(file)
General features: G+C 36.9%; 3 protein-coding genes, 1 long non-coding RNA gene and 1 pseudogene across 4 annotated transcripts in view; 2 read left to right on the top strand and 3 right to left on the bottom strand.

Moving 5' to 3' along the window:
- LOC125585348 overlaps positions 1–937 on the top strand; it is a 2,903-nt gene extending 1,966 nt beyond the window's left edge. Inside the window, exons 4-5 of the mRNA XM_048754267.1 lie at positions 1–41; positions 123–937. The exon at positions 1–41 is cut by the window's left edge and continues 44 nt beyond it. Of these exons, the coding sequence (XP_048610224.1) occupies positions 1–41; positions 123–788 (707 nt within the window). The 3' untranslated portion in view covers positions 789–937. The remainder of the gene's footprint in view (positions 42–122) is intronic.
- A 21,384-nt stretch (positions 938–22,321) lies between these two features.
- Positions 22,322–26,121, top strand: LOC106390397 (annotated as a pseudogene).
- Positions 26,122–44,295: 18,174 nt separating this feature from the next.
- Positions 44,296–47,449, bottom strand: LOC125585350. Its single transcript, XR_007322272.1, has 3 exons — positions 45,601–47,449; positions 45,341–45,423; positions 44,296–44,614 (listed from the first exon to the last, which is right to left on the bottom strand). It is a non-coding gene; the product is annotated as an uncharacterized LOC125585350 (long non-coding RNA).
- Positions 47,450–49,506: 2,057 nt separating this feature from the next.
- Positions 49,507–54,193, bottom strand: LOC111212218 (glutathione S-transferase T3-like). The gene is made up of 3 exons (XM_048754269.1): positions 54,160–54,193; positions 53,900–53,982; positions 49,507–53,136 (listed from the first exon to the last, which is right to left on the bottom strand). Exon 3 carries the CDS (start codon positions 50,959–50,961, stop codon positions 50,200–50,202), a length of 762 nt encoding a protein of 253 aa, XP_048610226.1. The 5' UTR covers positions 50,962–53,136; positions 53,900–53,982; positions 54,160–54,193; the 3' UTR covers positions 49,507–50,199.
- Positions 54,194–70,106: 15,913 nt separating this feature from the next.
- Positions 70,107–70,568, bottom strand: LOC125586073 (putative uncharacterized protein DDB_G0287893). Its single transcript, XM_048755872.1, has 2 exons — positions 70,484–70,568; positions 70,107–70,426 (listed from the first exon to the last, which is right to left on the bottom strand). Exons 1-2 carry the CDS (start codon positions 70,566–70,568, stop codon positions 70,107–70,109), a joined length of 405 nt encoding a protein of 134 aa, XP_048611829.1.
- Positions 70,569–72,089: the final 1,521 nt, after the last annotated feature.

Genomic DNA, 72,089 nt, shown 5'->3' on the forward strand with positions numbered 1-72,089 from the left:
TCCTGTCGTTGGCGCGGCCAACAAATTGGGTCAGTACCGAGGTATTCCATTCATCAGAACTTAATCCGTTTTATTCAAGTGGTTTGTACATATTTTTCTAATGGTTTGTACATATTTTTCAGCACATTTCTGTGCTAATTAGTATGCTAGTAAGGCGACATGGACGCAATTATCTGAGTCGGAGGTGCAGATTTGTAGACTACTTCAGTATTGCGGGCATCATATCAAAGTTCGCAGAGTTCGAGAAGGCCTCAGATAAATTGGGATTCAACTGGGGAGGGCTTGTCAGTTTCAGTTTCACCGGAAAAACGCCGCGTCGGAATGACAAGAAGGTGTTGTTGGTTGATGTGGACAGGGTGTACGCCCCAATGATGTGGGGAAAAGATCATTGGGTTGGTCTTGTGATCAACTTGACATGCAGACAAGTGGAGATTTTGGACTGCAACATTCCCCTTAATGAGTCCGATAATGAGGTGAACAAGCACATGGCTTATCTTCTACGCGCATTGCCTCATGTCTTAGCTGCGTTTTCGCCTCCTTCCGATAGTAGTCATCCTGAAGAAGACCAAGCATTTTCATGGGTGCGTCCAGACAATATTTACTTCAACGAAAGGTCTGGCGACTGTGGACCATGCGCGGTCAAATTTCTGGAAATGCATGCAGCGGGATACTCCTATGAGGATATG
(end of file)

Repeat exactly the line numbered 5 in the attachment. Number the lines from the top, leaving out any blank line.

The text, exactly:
- Positions 22,322–26,121, top strand: LOC106390397 (annotated as a pseudogene).